Pictures worth a thousand words to Pokagon Band

Published 5:42 pm Thursday, January 30, 2014

Jefferson Ballew IV talks to a group of students at SMC. (Submitted photo)

Jefferson Ballew IV talks to a group of students at SMC. (Submitted photo)

Every purposeful picture tells a story, recycling and re-energizing symbols.

“We can’t make anything on a whim. It always has to have meaning,” Pokagon Band of Potawatomi cultural specialist Jefferson R. Ballew IV explained Jan. 29 at Southwestern Michigan College.

“We take pride in being able to utilize anything with ingenuity to make it our own,” he said, emphasizing “Injunuity” with air quotes. “Mink and otter from old stoles found at Goodwill.”

“We don’t waste anything,” he said. Deer hide can be leggings or stretched taut across drum heads. Dancers shake deer toenails.

“I try to utilize things in creation that are graceful and agile. I try to emulate how grass moves. As a male traditional dancer, I’m supposed to tell you a story. In May at Rodgers Lake will be the traditional Pokagon Band pow wow. When we can understand one another’s culture, it gives us the opportunity to be part of each other’s lives socially.”

Ballew’s speech is part of a broader One Story project (Ngot Yajmowen) involving the Pokagon Band, SMC, Dowagiac Area History Museum and Dogwood Fine Arts Festival.

Community members and college students are reading “The Round House” by Louise Erdrich which won the National Book Award for Fiction.

Before his “Living Arts” talk, Ballew demonstrated making dream catchers at the Student Activity Center in the Charles O. Zollar Building.

He invites his audience onstage in the Dale A. Lyons Building theatre to handle the hand-made objects that are his family’s heirlooms.

“We have seven layers of skin as human beings,” he said. “White birches have seven layers of bark. We are only to take the first four layers. We don’t just go out into nature and start whacking away at trees. There’s a very specific time we can harvest between April and June” to make baskets.

Ballew displays his bear paw turban emblematic of his Bear Clan. It is adorned with wampum, or shell beads, representing his family, clan and nation.

Corn, beans and squash Ballew refers to as “three sisters.”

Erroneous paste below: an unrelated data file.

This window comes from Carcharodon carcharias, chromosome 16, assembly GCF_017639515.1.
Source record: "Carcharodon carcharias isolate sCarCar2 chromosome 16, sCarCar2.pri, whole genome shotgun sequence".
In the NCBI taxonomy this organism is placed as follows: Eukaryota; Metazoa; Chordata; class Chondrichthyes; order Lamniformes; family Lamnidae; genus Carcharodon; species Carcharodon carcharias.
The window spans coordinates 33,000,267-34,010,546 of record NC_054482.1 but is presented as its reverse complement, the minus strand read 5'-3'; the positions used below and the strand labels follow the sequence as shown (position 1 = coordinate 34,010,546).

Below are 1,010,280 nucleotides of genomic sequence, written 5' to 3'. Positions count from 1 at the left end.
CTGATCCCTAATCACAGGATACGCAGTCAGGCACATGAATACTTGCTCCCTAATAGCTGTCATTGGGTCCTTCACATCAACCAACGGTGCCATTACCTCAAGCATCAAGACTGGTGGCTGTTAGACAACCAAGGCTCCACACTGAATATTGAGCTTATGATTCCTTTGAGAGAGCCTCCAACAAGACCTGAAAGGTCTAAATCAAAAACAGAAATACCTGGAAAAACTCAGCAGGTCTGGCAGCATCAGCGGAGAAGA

“If you have them in your life, you will always be provided. All the flora and fauna were put here first, then animals. For eons, the earth existed without humankind. When the Creator wanted to put his children down here, He called a great meeting of all of the animals and asked their permission. Animals said they would do this for us. Insects agreed to go forth and make fruit and berries plentiful. Deer, moose and buffalo said they’d give us their meat and skins to warm and feed us.”

Red, blue and yellow on his dance shield are a guide to his spirituality.

Strawberries appear on its side because “mankind was lowered into a field of strawberries.”

Turtle shell arm bands recall his time as a Montessori teacher with the Saginaw Chippewa tribe in Mount Pleasant and its youth drum, Little Turtle. The 74-member group of boys ages 6-16 sang and danced on the pow wow circuit.

Pink on his arm bands honor cancer survivors; blue signifies lupus which afflicts him and his mother.

“We view our drum as a grandmother,” he said. “That’s why only men sit around her. To have a male-female balance, our women stand behind us and sing.”

Wild blueberries decorate the shield’s bottom.

The Pokagon Band is known for Kee-Boon-Mein-Kaa, the pow wow Labor Day weekend celebrating the end of huckleberry season.

Ballew, who grew up in Los Angeles, met his wife at Kee-Boon-Mein-Kaa 23 years ago at St. Patrick’s Park, so hearts decorate his shield, too.

“On April 25, 1993, we had our first real date. Her brother was running a sweat lodge ceremony in South Bend. That’s when our families finally got together, and we have never left each other’s side since. I moved from South Bend to Holland during Tulip Time. That’s where I’ve been ever since. My shield tells who I am and where I come from … for us, a picture is worth a thousand years.”

In the long braid flowing down his back, “Each strand represents a person I will meet or have met. The longer my hair grows, the healthier my community will be.

“The only time we cut our hair is when we lose a loved one or when we go to war. We’re not allowed to give our hair, fingernails, toenails or blood to anybody” for DNA testing.

“Only our wives or significant others are allowed to braid or cut our hair because it’s an extension of our spirit. We believe if anybody gets ahold of that, they can do bad things.”

“Each decision I make, each interaction I have with people, should be for the betterment of my family, clan and nation,” he said. “If not, I should stop what I’m doing and reflect. Pow wows were gifted to us by the Lakota people during the 1800s. Prior to our 1978 freedom of religion, the only time we could dance or participate in our cultural activities was when we were sanctioned by a church or by Buffalo Bill Cody and Annie Oakley.”

Ballew, born in 1973 shortly after the Wounded Knee, S.D., siege, has three children. His eldest daughter is a junior studying environmental issues at the University of Michigan (“Go Ballew,” he puns). “This spring she goes to Washington, D.C., to hang out with lobbyists for eight weeks.” His 20-year-old daughter gave him his first grandson. His son, a grass dancer, just turned 16.